is this a good price to build this boat?

Discussion in 'Boat Design' started by TheChillPrince, May 2, 2016.

  1. Mr Efficiency
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    Mr Efficiency Senior Member

    Well, no ! I can see how they evolved that way, cheap, simple build, stack easily etc, but lacking much reserve safety factor. I wonder how many went over, back in the day. And that would be curtains for the unfortunates on board.
     
  2. Waterwitch
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    Waterwitch Senior Member

    http://ngb.chebucto.org/Articles/dis-nf-fishermen-lost-at-sea.shtml

    I have wondered the same thing about the dory fleet. the website above has a brief listing of New Foundland fishermen lost at sea. Plenty of cases of capsized possibly over loaded dorie or dories that sank, as I had suspected. Although the schooners built for speed seem also to blame from other sources.
     
  3. viking north
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    viking north VINLAND

    They evolved to do a job. Historically as far as I can gather the earliest forms were built in the beginning of the 1500's by the the English West County boys for the Newfoundland inshore fishery. Dories were not initially used on the Grand Banks as there was so much fish it was simply caught on hand line from the full size ships. As the fish stocks dwindled the dory was adopted into the mother ship /dory concept to cover a larger area with more hooks. First with hand lines and as the fish became more scarce with long trawls of hundreds of baited hooks. The fact that these craft have been in use from the 1500's to present day in much the same form and from the inshore to the deep sea fishery speaks highly of their design. Considering they often returned to land or to the mothership loaded to within 6 to 8 inches freeboard and operating without life saving equipment or water tight compartments, one wonders why not more fishermen drowned. Just an amazing piece of kit bar none.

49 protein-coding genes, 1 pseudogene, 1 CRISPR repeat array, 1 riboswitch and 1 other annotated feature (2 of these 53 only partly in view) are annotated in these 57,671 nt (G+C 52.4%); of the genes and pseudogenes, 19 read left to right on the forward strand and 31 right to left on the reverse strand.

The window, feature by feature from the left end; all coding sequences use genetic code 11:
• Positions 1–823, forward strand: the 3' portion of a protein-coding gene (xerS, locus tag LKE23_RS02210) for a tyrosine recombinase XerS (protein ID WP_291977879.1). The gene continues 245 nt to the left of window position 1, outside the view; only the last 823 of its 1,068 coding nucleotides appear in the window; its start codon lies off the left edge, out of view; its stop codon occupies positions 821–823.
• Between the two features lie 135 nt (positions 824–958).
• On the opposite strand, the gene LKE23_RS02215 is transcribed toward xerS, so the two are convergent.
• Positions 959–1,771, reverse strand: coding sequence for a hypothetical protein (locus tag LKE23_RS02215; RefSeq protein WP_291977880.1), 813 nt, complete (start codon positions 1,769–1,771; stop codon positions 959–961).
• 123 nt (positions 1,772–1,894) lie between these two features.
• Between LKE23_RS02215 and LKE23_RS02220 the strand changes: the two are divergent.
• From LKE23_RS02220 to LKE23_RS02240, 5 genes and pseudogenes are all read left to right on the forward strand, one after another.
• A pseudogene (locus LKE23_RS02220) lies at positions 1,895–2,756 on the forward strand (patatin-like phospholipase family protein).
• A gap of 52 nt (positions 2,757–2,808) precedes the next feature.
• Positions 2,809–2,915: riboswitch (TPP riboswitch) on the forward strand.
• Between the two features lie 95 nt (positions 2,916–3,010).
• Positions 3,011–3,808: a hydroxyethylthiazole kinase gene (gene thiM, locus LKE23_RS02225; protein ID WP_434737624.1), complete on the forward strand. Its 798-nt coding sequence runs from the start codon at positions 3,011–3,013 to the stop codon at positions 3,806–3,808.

The 6 to 8in. loaded freeboard is something to see on the old Grand Banks fishing films from the early 1900's. It's just mind boggling to see two men pitch forking cod, standing in a fully loaded dory with fish up to their knees with sea water lapping over the gunnels. You ask yourself how did they ever get it back from the trawl to the schooner and what is keeping it afloat.
     
  4. Mr Efficiency
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    Mr Efficiency Senior Member

    With fish sloshing around in the bottom of the boat, the stability would be worse still, not as bad as water sloshing around, but heading in that direction. One thing about these boats, they'd be unlikely to ship water in the direction of the long axis.
     
  5. Steve W
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    Steve W Senior Member

    Are those dories built as one offs or as series production boats using patterns for all the components and assembly jigs? I'm guessing the latter. It makes a huge difference.
     
  6. viking north
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    viking north VINLAND

    Uniformity was important for each areas fleet of schooners otherwise replacements would not stack. I.E Lunenburg's dories were no doubt clones but might differ a little from St. John's or New Bedfords. You are correct it was achieved thru patterns and jigs. There were about 10 different serious dory builders in the small town I grew up in. They built for the lobster and in shore fishery and were primarily rowing/sailing with a few of the larger being fitted with a make & break (20 to 1 gas/oil mix) engine. The most beautiful were built by a dear old friend of mine Albert Parsons, who has long passed over the bar. Attached is one of his big motor dories which I converted into a sort of motor sailor. One of the most fun boats i,ve ever owned. Here's to you Albert, your boat building fame is now known world wide. ;)